Center for Epidemiological Studies-Depression (CES-D)

The CES-D is a 20-item self-report measure of depressive symptoms that has been widely used in epidemiological studies of depression (29). Participants are asked to rate how frequently they have experienced each symptom on a four-point scale ranging from “Rarely or none of the time” to “Most or all of the time.” Internal consistency reliability was consistently greater than α = 0.84 during reliability studies in both general population and psychiatric patient samples and the tool was found to discriminate between those two samples. Construct validity is supported by correlations with other measures of depression and psychopathology. Higher scores indicate more severe depressive symptoms.

Karnofsky Performance Status (KPS) Scale

The KPS is a ten-point scale designed to measure a person’s ability to perform daily tasks (30). Higher scores indicate higher performance ability. In this study, the score was documented as part of the standard procedure in the oncology or palliative care service by the treating clinician and obtained by medical record review by the research assistant. The KPS has strong interrater reliability (r=0.89) (31). Construct validity has been demonstrated by close associations with other standard measures of daily function (31, 32). The KPS has also been shown to accurately predict survival time (32).

Analyses

Internal Consistency Reliability

Internal consistency is a measure of reliability that assesses the degree to which the items are related to each other and are measuring a unified construct (33). Internal consistency reliability was evaluated with Cronbach’s alpha for each subscale, for the FACT-G, for the FACIT-Pal, and the TOI. Based on the published studies of the FACIT system, we hypothesized that internal consistency reliability of all of the scales would be greater than α = 0.70.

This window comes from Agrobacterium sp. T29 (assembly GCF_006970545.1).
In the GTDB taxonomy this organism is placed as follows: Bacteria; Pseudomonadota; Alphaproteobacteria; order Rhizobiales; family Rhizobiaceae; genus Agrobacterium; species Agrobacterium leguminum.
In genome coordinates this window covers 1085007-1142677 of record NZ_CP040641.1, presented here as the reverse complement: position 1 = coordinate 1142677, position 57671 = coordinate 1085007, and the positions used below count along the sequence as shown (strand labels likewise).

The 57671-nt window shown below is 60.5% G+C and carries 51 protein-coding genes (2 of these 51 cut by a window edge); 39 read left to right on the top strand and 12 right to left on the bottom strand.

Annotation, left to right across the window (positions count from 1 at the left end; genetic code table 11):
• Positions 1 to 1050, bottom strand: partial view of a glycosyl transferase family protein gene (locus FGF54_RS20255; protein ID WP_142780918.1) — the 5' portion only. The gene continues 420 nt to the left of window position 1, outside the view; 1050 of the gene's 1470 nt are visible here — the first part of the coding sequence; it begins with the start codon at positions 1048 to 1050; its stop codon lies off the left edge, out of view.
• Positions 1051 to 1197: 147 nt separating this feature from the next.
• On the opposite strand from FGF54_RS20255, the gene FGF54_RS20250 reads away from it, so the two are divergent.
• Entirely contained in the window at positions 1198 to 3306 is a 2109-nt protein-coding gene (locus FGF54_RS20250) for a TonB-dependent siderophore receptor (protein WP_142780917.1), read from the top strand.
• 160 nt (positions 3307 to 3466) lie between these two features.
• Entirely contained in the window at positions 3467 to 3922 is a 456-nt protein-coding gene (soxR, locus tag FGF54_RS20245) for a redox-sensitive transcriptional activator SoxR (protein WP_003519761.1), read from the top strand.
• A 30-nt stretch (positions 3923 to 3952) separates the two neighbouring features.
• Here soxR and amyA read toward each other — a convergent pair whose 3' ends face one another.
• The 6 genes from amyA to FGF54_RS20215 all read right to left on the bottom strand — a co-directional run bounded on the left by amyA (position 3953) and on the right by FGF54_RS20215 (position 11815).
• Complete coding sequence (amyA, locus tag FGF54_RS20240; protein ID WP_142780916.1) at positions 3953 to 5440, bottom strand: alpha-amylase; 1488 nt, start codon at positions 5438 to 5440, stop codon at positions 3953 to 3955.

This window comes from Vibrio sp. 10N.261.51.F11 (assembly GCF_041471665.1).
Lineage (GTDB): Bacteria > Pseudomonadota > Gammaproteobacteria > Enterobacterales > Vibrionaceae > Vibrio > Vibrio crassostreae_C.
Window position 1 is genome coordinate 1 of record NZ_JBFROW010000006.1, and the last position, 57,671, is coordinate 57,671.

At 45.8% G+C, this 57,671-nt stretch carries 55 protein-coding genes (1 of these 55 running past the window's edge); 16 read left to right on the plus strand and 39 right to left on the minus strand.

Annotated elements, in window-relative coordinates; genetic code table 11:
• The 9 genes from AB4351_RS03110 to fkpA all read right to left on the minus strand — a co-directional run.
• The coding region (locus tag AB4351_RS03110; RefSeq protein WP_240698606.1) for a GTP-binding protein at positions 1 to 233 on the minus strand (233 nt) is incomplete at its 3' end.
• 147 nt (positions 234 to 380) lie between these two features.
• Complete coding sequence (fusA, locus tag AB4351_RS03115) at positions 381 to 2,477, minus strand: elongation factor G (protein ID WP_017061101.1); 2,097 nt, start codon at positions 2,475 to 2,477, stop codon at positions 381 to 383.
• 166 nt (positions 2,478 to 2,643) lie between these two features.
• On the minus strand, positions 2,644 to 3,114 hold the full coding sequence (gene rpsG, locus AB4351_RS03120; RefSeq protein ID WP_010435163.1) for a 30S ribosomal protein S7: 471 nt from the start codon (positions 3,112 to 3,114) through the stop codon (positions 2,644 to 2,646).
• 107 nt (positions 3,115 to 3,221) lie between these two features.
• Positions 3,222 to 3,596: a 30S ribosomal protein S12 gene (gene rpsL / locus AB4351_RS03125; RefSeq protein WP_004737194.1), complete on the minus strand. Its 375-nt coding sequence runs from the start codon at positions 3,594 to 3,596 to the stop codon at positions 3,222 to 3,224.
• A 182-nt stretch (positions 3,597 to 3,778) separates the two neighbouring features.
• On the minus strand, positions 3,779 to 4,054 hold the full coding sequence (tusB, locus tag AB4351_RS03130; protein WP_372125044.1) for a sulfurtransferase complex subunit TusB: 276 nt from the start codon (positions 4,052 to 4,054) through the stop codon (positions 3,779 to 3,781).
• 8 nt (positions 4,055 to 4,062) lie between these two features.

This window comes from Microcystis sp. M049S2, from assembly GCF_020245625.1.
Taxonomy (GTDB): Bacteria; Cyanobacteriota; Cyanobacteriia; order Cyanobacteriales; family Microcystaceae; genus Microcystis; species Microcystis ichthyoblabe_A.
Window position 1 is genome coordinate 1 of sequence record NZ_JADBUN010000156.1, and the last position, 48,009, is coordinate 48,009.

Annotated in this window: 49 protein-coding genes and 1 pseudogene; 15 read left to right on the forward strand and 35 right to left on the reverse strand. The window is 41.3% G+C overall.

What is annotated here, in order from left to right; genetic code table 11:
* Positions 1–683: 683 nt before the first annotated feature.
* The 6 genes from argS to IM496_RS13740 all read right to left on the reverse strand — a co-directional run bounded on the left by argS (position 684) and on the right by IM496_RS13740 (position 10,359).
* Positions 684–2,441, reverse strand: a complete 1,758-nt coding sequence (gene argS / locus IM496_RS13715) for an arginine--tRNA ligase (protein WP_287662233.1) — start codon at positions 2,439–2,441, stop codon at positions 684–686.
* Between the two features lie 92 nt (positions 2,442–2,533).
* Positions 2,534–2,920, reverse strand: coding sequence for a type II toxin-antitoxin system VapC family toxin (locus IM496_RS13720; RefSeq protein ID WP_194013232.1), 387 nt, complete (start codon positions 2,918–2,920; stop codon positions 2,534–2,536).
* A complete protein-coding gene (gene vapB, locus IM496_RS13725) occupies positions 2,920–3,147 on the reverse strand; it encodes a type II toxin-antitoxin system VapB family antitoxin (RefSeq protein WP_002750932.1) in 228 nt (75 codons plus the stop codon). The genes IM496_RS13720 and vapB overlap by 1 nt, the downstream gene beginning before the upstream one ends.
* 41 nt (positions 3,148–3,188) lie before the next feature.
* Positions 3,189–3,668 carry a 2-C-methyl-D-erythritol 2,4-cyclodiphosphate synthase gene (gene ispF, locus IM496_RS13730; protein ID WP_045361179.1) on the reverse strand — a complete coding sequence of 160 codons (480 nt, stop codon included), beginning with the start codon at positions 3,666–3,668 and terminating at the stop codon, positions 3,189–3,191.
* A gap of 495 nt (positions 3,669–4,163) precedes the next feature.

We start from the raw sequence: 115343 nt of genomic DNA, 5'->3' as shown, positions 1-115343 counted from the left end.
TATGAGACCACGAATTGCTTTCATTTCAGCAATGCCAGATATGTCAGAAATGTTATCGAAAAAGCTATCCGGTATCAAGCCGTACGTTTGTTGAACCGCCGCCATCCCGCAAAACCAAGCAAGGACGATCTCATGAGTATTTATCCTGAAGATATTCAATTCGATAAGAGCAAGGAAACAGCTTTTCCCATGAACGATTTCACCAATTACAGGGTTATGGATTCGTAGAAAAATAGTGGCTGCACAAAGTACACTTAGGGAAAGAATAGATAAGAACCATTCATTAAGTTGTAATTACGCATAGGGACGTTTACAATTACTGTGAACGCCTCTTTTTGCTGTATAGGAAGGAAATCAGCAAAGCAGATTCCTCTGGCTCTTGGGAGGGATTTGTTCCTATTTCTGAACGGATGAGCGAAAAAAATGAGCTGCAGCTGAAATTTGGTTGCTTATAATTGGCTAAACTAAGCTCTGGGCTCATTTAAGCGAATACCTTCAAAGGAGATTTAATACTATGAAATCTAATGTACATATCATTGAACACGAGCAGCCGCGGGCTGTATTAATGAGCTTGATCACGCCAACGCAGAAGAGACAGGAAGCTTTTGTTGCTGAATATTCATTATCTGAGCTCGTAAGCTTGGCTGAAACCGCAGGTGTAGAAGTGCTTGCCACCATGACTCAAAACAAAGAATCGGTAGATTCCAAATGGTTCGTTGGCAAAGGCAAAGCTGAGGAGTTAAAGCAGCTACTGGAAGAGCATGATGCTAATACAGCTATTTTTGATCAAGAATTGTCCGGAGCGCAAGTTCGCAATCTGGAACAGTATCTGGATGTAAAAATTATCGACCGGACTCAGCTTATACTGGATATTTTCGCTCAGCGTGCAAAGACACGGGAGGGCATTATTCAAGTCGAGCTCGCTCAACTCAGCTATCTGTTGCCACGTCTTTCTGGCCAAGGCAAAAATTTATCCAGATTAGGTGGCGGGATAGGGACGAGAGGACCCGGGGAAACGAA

Factor Structure

Factor analyses were conducted to assess the degree to which the 19-item palliative care subscale provided any unique information when added to the FACT-G. Although the vast majority of items were answered by most participants, three items had more than 10 missing observations (FACT-G Partner support: 16 missing; FACT-G Sex life: 114 missing; PAL Reconcile with others: 20 missing). For all factor analyses, missing data were handled by substitution of the item mean. We explored the factor structure of the 46-item FACIT-Pal in two stages. First, we sought to confirm the four factor structure of the 27-item FACT-G in our sample by using a principal component analysis with oblimin rotation. Despite the potential for a slight reduction in the replicability of the solution as a consequence of estimating factor intercorrelations as opposed to artificially restricting their values to zero, oblique rotation was chosen on the basis of theorized and empirically observed associations among the FACIT subscales. Following analysis of the FACT-G, we conducted a principal components analysis of the full 46-item FACIT-Pal. Because the scree plot suggested five factors, the final analysis was restricted to a five factor solution. All five factors had an eigenvalue > 1.

Validity